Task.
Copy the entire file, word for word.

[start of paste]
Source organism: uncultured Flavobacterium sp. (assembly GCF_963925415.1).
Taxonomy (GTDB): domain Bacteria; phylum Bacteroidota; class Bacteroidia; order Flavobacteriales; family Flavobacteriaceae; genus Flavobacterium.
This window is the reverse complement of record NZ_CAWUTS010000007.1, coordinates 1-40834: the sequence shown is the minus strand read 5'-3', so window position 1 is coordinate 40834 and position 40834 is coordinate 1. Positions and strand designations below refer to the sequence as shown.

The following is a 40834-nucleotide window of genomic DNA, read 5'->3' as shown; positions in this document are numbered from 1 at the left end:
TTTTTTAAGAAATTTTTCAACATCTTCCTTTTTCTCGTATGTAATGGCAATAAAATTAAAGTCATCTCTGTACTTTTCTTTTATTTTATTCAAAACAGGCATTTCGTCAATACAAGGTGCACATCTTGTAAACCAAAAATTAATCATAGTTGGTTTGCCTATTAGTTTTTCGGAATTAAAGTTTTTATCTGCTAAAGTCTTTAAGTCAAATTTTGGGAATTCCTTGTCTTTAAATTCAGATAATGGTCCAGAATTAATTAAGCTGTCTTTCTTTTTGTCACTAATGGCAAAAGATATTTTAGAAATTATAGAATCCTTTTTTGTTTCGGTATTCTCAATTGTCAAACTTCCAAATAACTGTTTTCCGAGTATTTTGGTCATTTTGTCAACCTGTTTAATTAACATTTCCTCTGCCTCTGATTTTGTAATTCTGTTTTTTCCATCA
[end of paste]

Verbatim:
Source organism: uncultured Flavobacterium sp. (assembly GCF_963925415.1).
Taxonomy (GTDB): domain Bacteria; phylum Bacteroidota; class Bacteroidia; order Flavobacteriales; family Flavobacteriaceae; genus Flavobacterium.
This window is the reverse complement of record NZ_CAWUTS010000007.1, coordinates 1-40834: the sequence shown is the minus strand read 5'-3', so window position 1 is coordinate 40834 and position 40834 is coordinate 1. Positions and strand designations below refer to the sequence as shown.

The following is a 40834-nucleotide window of genomic DNA, read 5'->3' as shown; positions in this document are numbered from 1 at the left end:
TTTTTTAAGAAATTTTTCAACATCTTCCTTTTTCTCGTATGTAATGGCAATAAAATTAAAGTCATCTCTGTACTTTTCTTTTATTTTATTCAAAACAGGCATTTCGTCAATACAAGGTGCACATCTTGTAAACCAAAAATTAATCATAGTTGGTTTGCCTATTAGTTTTTCGGAATTAAAGTTTTTATCTGCTAAAGTCTTTAAGTCAAATTTTGGGAATTCCTTGTCTTTAAATTCAGATAATGGTCCAGAATTAATTAAGCTGTCTTTCTTTTTGTCACTAATGGCAAAAGATATTTTAGAAATTATAGAATCCTTTTTTGTTTCGGTATTCTCAATTGTCAAACTTCCAAATAACTGTTTTCCGAGTATTTTGGTCATTTTGTCAACCTGTTTAATTAACATTTCCTCTGCCTCTGATTTTGTAATTCTGTTTTTTCCATCA